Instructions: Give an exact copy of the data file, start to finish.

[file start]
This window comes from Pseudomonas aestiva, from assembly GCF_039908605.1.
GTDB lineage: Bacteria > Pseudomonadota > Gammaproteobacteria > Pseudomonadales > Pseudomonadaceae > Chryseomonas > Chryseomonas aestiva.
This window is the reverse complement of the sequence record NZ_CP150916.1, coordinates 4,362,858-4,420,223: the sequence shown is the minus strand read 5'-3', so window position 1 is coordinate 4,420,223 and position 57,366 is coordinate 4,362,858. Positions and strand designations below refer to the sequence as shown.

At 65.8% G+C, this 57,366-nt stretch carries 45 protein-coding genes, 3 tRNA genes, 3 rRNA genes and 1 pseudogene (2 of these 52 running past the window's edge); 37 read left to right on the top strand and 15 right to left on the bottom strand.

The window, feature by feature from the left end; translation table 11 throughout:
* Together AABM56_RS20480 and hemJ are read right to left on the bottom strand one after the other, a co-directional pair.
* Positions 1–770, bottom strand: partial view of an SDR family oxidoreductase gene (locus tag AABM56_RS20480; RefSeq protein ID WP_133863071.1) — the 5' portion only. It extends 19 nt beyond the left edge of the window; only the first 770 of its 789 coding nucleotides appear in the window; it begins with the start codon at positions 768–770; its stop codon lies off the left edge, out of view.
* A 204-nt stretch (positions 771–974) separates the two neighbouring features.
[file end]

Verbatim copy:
This window comes from Pseudomonas aestiva, from assembly GCF_039908605.1.
GTDB lineage: Bacteria > Pseudomonadota > Gammaproteobacteria > Pseudomonadales > Pseudomonadaceae > Chryseomonas > Chryseomonas aestiva.
This window is the reverse complement of the sequence record NZ_CP150916.1, coordinates 4,362,858-4,420,223: the sequence shown is the minus strand read 5'-3', so window position 1 is coordinate 4,420,223 and position 57,366 is coordinate 4,362,858. Positions and strand designations below refer to the sequence as shown.

At 65.8% G+C, this 57,366-nt stretch carries 45 protein-coding genes, 3 tRNA genes, 3 rRNA genes and 1 pseudogene (2 of these 52 running past the window's edge); 37 read left to right on the top strand and 15 right to left on the bottom strand.

The window, feature by feature from the left end; translation table 11 throughout:
* Together AABM56_RS20480 and hemJ are read right to left on the bottom strand one after the other, a co-directional pair.
* Positions 1–770, bottom strand: partial view of an SDR family oxidoreductase gene (locus tag AABM56_RS20480; RefSeq protein ID WP_133863071.1) — the 5' portion only. It extends 19 nt beyond the left edge of the window; only the first 770 of its 789 coding nucleotides appear in the window; it begins with the start codon at positions 768–770; its stop codon lies off the left edge, out of view.
* A 204-nt stretch (positions 771–974) separates the two neighbouring features.